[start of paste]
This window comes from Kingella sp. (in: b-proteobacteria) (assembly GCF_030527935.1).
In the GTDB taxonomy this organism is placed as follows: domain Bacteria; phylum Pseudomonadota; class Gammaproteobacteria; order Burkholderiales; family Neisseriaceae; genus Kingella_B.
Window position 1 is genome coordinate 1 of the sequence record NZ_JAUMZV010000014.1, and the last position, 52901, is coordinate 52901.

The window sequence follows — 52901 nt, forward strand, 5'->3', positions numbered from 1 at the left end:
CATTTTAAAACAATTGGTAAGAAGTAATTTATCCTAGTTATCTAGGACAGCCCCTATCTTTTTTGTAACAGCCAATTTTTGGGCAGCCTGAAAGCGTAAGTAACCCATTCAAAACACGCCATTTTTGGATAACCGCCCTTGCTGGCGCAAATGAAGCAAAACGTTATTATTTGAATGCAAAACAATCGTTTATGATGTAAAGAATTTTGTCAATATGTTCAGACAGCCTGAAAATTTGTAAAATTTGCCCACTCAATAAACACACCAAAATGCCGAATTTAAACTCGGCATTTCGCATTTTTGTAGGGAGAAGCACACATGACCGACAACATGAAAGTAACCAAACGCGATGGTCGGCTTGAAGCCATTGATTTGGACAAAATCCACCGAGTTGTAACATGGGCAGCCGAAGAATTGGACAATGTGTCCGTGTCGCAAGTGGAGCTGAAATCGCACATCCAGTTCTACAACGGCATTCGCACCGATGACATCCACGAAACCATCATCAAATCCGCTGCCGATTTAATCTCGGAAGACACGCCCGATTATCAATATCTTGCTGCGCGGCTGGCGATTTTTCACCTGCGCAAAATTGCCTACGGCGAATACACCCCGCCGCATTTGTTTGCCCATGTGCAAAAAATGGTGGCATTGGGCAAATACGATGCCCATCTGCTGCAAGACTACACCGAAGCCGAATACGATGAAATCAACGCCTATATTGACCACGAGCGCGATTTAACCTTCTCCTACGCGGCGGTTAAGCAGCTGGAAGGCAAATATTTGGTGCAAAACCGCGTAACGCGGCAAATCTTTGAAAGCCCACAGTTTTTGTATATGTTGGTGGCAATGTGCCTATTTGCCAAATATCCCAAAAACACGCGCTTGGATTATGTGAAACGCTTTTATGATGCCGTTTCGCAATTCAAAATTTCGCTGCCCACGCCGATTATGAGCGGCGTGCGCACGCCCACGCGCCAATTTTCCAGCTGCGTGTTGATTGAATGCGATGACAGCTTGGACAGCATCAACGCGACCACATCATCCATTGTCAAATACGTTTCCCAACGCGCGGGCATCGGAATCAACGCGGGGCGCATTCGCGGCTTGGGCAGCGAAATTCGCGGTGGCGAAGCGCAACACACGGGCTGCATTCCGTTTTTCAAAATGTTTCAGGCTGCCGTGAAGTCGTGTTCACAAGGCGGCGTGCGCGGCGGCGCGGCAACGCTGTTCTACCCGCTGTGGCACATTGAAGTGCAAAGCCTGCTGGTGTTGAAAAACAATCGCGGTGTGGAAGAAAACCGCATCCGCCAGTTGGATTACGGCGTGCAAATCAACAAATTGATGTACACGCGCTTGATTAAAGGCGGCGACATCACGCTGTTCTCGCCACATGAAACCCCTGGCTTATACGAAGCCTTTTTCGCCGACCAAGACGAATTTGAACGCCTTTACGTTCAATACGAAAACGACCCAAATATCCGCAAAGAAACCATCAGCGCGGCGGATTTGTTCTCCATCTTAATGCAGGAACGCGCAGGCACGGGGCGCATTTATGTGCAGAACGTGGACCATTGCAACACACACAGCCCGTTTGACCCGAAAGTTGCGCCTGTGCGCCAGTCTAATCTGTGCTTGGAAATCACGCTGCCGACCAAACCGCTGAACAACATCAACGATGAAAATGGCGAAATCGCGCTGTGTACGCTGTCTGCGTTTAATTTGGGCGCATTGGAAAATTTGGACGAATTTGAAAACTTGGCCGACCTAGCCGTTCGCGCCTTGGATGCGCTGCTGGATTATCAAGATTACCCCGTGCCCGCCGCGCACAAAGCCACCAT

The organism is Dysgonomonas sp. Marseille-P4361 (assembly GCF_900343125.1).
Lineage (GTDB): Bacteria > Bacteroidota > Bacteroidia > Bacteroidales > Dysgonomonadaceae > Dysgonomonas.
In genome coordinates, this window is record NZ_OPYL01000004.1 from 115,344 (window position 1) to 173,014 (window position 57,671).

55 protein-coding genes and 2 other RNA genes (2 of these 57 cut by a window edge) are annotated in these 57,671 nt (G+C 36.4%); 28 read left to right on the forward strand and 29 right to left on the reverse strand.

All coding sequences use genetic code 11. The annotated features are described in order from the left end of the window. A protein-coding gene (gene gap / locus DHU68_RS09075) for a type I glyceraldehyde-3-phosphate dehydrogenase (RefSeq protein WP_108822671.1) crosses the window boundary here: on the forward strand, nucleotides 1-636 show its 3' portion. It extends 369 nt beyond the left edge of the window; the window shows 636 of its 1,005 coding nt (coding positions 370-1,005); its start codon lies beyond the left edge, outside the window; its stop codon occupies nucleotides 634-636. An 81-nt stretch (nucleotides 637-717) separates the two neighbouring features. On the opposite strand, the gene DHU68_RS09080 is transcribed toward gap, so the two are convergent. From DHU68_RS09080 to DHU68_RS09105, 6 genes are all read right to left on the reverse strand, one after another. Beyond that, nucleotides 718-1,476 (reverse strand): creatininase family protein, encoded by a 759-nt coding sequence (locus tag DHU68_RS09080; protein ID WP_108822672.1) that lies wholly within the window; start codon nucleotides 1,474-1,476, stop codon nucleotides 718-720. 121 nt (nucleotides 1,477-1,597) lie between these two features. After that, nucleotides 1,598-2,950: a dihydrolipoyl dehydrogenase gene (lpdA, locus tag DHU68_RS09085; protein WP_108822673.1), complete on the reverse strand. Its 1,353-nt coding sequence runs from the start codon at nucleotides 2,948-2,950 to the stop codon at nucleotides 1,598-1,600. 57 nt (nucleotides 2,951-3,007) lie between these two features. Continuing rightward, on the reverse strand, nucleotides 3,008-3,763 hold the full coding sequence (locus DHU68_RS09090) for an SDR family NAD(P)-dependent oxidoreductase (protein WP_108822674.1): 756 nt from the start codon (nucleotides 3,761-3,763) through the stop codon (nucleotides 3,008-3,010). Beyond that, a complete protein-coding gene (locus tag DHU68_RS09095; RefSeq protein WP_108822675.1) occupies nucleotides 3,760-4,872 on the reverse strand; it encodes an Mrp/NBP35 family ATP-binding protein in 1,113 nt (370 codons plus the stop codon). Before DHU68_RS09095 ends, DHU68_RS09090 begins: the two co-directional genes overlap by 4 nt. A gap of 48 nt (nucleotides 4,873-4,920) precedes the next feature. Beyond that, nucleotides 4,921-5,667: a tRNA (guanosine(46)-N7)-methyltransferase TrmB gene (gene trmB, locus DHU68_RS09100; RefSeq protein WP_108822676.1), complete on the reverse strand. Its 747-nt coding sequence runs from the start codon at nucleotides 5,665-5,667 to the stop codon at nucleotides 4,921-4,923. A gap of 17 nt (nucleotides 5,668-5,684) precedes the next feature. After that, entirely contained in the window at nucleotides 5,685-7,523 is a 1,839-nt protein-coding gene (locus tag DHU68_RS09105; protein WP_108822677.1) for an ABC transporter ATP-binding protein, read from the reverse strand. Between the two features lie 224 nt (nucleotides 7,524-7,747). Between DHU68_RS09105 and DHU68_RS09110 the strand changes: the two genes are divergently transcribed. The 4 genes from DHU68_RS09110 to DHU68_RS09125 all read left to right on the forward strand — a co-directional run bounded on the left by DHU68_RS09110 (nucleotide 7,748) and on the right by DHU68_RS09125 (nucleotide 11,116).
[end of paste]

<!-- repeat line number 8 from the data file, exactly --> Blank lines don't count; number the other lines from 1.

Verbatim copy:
In genome coordinates, this window is record NZ_OPYL01000004.1 from 115,344 (window position 1) to 173,014 (window position 57,671).